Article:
3

The use of  a vinculum ('---------') to represent fractions is another 
convention, which allows us to get away without parenthesizing the 
numerator and denominator of a complicated fraction. 

But by design, the vinculum shares an important property with 
parentheses:  it can indicate the extent of an enclosure.  This is 
_not_ true of '+', '-', '*', or '/'. 

And so this is yet another way that you can keep these conventions 
straight. If you assume that the 'reach' of each operator is exactly 
one operand, a lot of the mystery should disappear. If you want to 
extend the 'reach' of an operator, you have to use parentheses, a 
vinculum, a subscript or superscript (which you'll encounter when you 
get to exponents), or some equivalent notation. E.g.,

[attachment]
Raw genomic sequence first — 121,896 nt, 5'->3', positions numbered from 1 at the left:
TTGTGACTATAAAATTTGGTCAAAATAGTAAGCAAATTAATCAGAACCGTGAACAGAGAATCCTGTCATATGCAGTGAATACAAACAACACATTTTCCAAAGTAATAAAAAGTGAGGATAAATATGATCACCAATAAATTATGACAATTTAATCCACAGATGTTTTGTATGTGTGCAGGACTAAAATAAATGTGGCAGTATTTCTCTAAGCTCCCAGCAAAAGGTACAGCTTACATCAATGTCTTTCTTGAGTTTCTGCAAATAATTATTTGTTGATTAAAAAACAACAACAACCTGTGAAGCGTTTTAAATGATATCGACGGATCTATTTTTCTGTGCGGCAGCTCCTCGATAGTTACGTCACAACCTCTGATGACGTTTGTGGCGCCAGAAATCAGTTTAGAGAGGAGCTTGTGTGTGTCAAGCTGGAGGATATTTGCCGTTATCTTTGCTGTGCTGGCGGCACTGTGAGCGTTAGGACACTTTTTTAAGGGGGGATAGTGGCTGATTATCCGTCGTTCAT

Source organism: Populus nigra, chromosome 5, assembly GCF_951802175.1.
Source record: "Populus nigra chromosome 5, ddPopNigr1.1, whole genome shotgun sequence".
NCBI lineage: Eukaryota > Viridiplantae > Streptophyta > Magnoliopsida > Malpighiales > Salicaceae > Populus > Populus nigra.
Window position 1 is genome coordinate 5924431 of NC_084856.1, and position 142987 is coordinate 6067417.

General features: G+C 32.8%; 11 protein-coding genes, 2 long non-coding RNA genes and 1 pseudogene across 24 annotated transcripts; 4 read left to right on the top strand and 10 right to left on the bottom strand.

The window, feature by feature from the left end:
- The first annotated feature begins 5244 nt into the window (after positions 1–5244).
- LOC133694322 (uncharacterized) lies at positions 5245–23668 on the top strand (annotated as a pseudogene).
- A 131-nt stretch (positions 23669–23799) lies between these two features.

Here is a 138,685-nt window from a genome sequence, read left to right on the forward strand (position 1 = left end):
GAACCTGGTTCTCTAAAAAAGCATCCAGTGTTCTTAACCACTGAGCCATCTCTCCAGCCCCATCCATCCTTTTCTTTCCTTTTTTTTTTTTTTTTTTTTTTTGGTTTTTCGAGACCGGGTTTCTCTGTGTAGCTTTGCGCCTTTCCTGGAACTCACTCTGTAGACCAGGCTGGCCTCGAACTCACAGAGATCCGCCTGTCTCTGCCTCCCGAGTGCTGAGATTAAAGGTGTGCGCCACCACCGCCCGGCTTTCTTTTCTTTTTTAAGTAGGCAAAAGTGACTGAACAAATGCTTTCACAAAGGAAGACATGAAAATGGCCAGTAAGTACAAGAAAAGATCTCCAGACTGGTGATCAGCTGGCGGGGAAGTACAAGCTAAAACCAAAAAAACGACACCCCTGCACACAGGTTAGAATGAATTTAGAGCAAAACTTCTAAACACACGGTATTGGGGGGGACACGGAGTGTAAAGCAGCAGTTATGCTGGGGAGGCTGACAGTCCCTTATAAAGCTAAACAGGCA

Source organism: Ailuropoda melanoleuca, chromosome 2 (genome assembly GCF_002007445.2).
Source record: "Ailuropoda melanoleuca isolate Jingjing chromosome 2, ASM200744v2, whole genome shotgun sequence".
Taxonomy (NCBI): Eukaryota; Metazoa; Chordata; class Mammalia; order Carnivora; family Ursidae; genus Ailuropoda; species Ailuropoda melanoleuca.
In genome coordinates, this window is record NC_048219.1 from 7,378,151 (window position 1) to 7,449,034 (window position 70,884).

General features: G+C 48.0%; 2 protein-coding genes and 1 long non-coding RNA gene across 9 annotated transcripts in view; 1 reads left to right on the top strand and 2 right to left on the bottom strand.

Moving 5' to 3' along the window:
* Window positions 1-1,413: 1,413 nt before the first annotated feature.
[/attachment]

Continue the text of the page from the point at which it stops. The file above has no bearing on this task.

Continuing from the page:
3 + 2    5
    2      = 2  = 32

In the case of 105/ab, if you want the '/' to reach both the a and the 
b, you need to do something to extend its normal reach, e.g., 

  105/(ab)
     ^
     |
     Now the 'next operand' is the whole parenthesized expression

or 

  105
  ---  <------ The operands of the division are the entire numerator
   ab          and the entire denominator. 

Does this help?  Keep writing back if it's still not making sense. 

- Doctor Ian, The Math Forum
  http://mathforum.org/dr.math/   


Date: 02/23/2002 at 21:24:20
From: Marlene Pealer
Subject: Not clear in order of operations

Dr. Ian, my deep thanks. I understand you do this as a volunteer and I 
hope your needs in it are met as well as mine were. I get it! And I'm 
sorry about the things I said about my son's math teacher. Now I must 
teach my son to be gracious when you screw up.
    
Associated Topics:
Elementary Addition
Elementary Fractions
Elementary Multiplication
Elementary Number Sense/About Numbers
Middle School Fractions
Middle School Number Sense/About Numbers